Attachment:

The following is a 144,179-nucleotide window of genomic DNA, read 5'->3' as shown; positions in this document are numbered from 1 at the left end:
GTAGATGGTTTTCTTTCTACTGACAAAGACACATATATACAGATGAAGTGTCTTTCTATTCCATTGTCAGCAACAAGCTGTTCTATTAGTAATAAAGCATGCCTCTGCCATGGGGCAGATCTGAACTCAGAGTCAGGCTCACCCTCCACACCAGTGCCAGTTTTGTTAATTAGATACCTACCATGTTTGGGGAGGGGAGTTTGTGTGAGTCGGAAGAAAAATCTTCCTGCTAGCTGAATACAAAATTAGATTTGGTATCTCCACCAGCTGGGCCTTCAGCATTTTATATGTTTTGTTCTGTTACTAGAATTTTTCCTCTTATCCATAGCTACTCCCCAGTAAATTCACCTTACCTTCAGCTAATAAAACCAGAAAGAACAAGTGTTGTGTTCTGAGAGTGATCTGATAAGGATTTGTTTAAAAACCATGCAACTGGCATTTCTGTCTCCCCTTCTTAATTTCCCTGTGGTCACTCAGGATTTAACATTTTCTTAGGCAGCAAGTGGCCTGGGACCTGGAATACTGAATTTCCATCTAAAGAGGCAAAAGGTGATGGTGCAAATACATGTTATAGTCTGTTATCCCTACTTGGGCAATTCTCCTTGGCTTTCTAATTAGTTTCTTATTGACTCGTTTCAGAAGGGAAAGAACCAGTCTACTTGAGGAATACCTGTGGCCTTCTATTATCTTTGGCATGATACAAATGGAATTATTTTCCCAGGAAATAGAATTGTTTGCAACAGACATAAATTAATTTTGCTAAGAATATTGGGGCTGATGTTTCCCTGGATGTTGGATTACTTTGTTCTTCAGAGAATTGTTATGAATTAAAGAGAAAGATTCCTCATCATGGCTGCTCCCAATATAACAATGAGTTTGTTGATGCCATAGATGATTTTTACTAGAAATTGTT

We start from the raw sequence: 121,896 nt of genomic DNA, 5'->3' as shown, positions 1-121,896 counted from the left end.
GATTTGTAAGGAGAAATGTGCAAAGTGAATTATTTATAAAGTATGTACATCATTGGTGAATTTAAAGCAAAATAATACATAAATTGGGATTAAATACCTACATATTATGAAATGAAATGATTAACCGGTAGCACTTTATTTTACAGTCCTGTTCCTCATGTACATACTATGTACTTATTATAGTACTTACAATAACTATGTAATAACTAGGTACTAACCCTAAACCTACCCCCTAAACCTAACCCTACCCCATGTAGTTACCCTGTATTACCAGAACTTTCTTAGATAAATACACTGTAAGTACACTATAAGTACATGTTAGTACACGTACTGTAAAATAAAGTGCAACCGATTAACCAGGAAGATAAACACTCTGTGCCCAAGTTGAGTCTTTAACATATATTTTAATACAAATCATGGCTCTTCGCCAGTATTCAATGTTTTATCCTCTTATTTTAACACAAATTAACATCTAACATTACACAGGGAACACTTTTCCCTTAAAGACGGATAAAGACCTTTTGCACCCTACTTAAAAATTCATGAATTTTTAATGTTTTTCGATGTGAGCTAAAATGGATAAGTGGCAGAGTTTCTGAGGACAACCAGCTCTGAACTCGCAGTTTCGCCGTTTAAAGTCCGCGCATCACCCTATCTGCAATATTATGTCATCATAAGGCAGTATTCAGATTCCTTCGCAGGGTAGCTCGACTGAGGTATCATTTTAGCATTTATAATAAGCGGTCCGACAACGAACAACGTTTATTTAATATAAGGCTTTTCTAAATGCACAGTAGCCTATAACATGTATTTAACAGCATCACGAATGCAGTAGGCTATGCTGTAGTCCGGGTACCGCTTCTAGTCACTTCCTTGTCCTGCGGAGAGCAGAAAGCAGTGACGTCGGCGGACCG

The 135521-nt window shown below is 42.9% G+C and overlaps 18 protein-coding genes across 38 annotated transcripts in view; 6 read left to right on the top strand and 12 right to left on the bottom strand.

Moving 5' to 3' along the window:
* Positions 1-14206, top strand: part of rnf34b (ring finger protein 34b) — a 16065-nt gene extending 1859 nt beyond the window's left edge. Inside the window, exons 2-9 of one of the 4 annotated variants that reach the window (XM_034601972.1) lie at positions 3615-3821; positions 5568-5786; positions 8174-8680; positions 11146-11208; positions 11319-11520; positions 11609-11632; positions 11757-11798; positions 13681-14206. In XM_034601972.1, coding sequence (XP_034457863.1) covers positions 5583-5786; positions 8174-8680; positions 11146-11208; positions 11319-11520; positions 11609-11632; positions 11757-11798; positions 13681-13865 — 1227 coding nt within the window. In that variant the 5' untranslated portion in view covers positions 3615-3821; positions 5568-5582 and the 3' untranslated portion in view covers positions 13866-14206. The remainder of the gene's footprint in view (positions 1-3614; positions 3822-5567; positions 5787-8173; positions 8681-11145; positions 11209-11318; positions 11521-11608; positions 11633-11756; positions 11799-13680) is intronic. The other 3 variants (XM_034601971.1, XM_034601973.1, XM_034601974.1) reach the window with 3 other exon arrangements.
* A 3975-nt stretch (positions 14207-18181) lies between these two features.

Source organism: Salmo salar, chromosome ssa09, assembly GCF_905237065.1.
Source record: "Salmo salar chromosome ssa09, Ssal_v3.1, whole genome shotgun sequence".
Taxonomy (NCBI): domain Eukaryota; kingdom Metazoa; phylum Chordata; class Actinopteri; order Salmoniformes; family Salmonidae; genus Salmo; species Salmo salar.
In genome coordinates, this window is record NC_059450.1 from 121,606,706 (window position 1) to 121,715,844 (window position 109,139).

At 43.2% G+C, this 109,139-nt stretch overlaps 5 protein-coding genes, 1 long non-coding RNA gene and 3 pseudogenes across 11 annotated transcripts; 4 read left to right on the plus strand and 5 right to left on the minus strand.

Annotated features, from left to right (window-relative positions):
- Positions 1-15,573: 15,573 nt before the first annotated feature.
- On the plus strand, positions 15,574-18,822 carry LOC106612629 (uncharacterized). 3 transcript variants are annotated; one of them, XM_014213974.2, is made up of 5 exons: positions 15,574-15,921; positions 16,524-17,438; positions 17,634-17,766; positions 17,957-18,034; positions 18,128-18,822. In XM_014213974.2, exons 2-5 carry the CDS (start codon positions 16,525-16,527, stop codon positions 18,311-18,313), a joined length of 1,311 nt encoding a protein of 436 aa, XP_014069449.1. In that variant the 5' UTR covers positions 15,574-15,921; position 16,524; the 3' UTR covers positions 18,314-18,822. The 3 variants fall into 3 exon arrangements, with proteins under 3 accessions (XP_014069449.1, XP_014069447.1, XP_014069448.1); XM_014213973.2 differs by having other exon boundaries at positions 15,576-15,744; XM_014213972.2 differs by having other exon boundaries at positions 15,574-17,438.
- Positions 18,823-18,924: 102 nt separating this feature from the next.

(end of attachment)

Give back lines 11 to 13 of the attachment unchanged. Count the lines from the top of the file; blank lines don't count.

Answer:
Taxonomy (NCBI): domain Eukaryota; kingdom Metazoa; phylum Chordata; class Actinopteri; order Salmoniformes; family Salmonidae; genus Salmo; species Salmo salar.
In genome coordinates, this window is record NC_059450.1 from 121,606,706 (window position 1) to 121,715,844 (window position 109,139).

At 43.2% G+C, this 109,139-nt stretch overlaps 5 protein-coding genes, 1 long non-coding RNA gene and 3 pseudogenes across 11 annotated transcripts; 4 read left to right on the plus strand and 5 right to left on the minus strand.